Guest blog post by Torrey Trust and Robert W. Maloy, University of Massachusetts Amherst
Interactive digital tools have been shaping and reshaping the way K-12 students engage with history and social studies materials for decades. Multimodal historical timelines, videos, podcasts, digital collections of primary sources, engaging games and simulations, 3D modeling tools, and other types of interactive technologies offer exciting new ways for students to explore historical information and make connections between the past, present, and future.
Now comes ChatGPT – an interactive artificial intelligence (AI) tool that uses natural language processing to generate concise responses to user questions in seconds. It can provide instant access to information, write work emails and press releases, brainstorm creative ideas for parties, write code, compose poetry, solve math problems, balance science equations, explain concepts for different developmental ages, and do many other tasks for you with ease.
But, ChatGPT is not just another example of an interactive digital tool remaking how history and social studies can be taught to students in elementary, middle, and high schools; it is a direct challenge to teachers and students to rethink and re-envision the roles of research and writing in the history/social studies classroom.
Look what happened when we posed a history-based focus question about the influence of the Roman Republic on our modern-day United States government to the ChatGPT system – a question that comes directly from the Massachusetts History & Social Science Curriculum Framework. The system generated a concise, readable, textbook-style response (see figure 1).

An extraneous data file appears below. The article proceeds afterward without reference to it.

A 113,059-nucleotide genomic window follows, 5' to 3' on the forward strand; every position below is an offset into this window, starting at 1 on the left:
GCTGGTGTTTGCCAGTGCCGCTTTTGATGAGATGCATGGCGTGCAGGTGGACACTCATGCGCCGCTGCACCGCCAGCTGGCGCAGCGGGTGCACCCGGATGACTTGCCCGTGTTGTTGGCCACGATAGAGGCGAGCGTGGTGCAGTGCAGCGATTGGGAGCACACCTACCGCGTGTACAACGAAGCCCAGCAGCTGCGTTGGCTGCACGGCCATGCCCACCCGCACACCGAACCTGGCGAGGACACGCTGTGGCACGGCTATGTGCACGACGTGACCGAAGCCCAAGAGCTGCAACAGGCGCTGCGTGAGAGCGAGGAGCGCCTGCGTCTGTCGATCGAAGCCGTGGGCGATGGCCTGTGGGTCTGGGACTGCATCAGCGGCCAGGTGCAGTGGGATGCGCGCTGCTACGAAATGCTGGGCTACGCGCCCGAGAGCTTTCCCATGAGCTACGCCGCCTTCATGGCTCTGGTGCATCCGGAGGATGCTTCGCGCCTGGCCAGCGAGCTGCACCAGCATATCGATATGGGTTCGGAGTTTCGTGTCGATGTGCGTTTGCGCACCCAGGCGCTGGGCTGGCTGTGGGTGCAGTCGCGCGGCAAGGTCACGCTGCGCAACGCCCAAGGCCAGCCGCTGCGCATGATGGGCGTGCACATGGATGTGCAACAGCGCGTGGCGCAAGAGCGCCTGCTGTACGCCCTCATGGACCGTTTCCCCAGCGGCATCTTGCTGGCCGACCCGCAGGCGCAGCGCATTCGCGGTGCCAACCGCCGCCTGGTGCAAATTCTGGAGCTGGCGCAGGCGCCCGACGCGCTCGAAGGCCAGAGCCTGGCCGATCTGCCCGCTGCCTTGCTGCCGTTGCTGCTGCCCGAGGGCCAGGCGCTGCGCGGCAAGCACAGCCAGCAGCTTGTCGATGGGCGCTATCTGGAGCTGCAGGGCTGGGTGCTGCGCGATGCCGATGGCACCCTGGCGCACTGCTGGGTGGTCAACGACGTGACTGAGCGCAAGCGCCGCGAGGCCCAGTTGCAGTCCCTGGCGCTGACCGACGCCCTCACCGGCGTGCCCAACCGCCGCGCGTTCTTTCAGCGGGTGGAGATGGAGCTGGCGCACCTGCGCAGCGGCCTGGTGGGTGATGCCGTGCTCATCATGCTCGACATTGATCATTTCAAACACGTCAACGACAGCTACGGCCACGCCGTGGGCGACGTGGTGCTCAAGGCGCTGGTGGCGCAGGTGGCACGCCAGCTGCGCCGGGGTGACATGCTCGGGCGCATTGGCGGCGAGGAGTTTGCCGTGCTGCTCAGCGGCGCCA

Figure 1. Screenshot of ChatGPT Response to “How did the Roman Republic influence the United States’ modern-day government?”
Similarly, when we asked ChatGPT to respond to a key focus question about the separation of powers in the United States government, it produced a well-written, easy-to-understand text (see figure 2).
Figure 2. Screenshot of ChatGPT Response to “How does the Separation of Powers Function Within the United States Government?”
With this type of information access, do students need to conduct their own research or write their own papers?
With the release of ChatGPT, some educators and journalists have already proclaimed that the “essay is dead” (e.g., Marche, 2022) and even have gone so far as to pronounce “The End of High-School English” (e.g., Herman, 2022).
Why should students do research and write papers when they can just ask an AI system to do that activity for them?